A Workers Compensation Policy Name Change – Cancel and Rewrite or Endorse the Policy?

If an employer changes the name of their business should the workers compensation policy be cancelled and rewritten or should the name change just be endorsed to the existing policy? This is a great question because there’s no single answer that applies to all situations other than, it depends! So let’s try to simplify this and come up with a better understanding of the issues surrounding name changes and a somewhat usable answer!

Ask just about any workers compensation underwriter out there about how they want to handle name changes on a policy and they will answer with a series of questions, at least they should. Why the questions? So they can get to the bottom of what’s really going on with a name change. To properly determine if a policy can merely be endorsed with a name change or if the action requires the policy to be completely rewritten depends on specifics surrounding the reason for the name change. Here’s some issues that need to be determined:

  • Does this name change represent a change in ownership? – Changes in ownership require detailed information surrounding the change to be reported to the insurance carrier for most states within 90 days of the change. An ownership change will trigger the need for completion of an ERM 14 which is simply a form that gathers detailed data surrounding the change. This form will then be used by the advisory organization or rating bureau to determine the combinability of experience from the previous ownership with the new ownership. Combinability of experience is a determination as to how experience modification data from the previous ownership will affect the new ownership. The ERM 14 really doesn’t have much at all to do with how the named insured on the policy is handled. Remember, it’s just a form used to report the details surrounding the ownership change to the rating bureau.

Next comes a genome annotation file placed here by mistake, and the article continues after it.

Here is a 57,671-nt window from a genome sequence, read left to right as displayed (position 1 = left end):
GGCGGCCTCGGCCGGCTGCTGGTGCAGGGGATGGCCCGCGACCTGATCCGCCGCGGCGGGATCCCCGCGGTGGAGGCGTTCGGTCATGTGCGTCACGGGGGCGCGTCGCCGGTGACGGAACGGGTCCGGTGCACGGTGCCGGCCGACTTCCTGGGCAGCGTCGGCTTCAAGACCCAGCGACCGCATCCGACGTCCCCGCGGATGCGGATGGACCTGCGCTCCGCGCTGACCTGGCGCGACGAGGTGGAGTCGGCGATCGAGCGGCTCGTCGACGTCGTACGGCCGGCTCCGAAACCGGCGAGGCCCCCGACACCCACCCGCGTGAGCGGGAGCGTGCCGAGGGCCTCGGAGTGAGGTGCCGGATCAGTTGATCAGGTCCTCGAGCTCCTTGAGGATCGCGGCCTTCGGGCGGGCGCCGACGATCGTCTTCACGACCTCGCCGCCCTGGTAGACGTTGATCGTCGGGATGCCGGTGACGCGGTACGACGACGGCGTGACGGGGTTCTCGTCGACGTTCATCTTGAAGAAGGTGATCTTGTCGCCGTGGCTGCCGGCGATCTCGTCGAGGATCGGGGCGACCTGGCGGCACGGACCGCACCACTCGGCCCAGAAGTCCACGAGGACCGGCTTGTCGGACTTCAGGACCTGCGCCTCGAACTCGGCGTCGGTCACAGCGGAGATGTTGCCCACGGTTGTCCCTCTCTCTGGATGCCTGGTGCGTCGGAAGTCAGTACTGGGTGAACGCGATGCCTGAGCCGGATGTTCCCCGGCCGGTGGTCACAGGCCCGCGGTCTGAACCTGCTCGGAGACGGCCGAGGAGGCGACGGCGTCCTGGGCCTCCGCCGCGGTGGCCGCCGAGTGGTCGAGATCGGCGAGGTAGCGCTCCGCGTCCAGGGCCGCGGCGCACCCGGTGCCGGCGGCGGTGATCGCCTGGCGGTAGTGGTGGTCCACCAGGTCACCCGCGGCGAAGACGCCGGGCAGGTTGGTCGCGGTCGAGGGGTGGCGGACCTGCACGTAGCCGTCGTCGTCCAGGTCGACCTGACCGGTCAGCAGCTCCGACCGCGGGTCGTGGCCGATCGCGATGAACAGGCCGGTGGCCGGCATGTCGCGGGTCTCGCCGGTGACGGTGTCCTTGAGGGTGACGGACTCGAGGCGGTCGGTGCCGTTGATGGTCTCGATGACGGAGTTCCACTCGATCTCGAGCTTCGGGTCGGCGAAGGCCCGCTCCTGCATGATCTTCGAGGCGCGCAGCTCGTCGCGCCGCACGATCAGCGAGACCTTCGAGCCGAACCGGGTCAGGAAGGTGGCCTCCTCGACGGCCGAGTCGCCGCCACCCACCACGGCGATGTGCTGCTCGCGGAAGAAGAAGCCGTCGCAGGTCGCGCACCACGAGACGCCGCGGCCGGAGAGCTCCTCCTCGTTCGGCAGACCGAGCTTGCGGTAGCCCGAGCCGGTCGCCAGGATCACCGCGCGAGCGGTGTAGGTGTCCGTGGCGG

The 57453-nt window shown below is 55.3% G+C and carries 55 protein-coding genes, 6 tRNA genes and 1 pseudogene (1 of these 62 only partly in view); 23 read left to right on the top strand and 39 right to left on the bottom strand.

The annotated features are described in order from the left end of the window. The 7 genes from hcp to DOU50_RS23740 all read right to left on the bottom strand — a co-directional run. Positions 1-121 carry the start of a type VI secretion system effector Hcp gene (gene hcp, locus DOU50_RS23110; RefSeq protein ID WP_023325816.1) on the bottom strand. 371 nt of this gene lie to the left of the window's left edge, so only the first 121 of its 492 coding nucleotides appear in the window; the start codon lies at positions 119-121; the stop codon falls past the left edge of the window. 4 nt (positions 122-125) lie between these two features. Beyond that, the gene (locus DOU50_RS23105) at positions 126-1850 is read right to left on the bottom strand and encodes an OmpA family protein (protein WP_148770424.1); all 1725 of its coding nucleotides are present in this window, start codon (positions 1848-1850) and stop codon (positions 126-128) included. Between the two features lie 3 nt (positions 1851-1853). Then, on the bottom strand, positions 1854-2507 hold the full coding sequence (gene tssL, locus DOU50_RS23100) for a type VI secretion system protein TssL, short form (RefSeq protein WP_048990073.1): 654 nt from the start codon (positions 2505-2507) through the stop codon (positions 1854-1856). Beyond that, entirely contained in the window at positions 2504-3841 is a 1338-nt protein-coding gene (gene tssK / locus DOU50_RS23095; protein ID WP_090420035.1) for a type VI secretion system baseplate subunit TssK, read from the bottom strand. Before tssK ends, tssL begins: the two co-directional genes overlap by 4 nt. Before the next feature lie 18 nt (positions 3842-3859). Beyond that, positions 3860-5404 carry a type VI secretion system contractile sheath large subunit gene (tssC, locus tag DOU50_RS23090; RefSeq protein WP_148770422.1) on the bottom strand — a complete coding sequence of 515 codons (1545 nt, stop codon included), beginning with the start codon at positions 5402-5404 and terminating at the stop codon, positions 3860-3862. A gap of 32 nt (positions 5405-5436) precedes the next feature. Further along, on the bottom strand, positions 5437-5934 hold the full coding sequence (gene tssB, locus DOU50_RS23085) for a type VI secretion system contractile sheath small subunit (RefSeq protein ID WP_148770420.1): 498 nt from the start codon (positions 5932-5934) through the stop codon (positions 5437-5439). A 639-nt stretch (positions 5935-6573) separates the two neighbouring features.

• What constitutes a change in ownership? – It’s generally accepted that if, for example, a sole proprietor dba Paul’s Auto Repair changes its name to same sole proprietor dba Paul’s Super Service Auto Repair there really hasn’t been a change in ownership. You may even understand this to mean if the sole proprietor dba Paul’s Auto Repair decides to form a LLC where the original sole proprietor becomes the only member of the LLC and the name now reads LLC dba Paul’s Auto Repair, while there has been a name change there really has not been a change in ownership. Some may disagree. Consider the situation where LLC dba Paul’s Auto Repair sells the business to Mega Auto Repair Inc, where there remains no common ownership, as a complete transfer of ownership.
  • How does a change in ownership affect the name change? – Follow the entities. Using the above examples, Sole Proprietor dba Paul’s Auto Repair changed to dba Paul’s Super Service Auto Repair is in fact no ownership change at all and would not affect the named insured on the policy which would be Sole Proprietor however an endorsement to the policy may be produced correcting the dba to Paul’s Super Service Auto Repair. Otherwise nothing really happened in that transaction. However when LLC dba Paul’s Auto Repair sold to Mega Auto Repair Inc., an entirely new business entity was formed and the existing policy would need to be cancelled and a new policy would need to be written with the named insured being Mega Auto Repair Inc. 
  • So is this really about Named Insured, Entities and Ownership? – Yes. It’s very important that the named insured on the workers compensation policy be correct. I’m sure you’d be surprised to know how many are not! But think about it. When a business owner changes the entity under which they conduct business could that change be a change in ownership? Maybe. And could that change in ownership trigger a cancel and rewrite of a policy? Maybe.

So if the name change just represents a name change…with no real ownership change…then most insurance carriers will simply be able to endorse the policy. Experience rating information will continue as is. However if the name change represents a real change in ownership then the insurance carrier should cancel the original policy and rewrite a new policy in the name of the new owner or entity. And the effect on experience rating will be determined by the rating  bureau or advisory organization dependent on details reported on the ERM 14.

Don’t underestimate the confusion surrounding name changes, ownership changes, the ERM 14 and their effect on a workers compensation policy!

Hope this helps you out! Thanks for reading!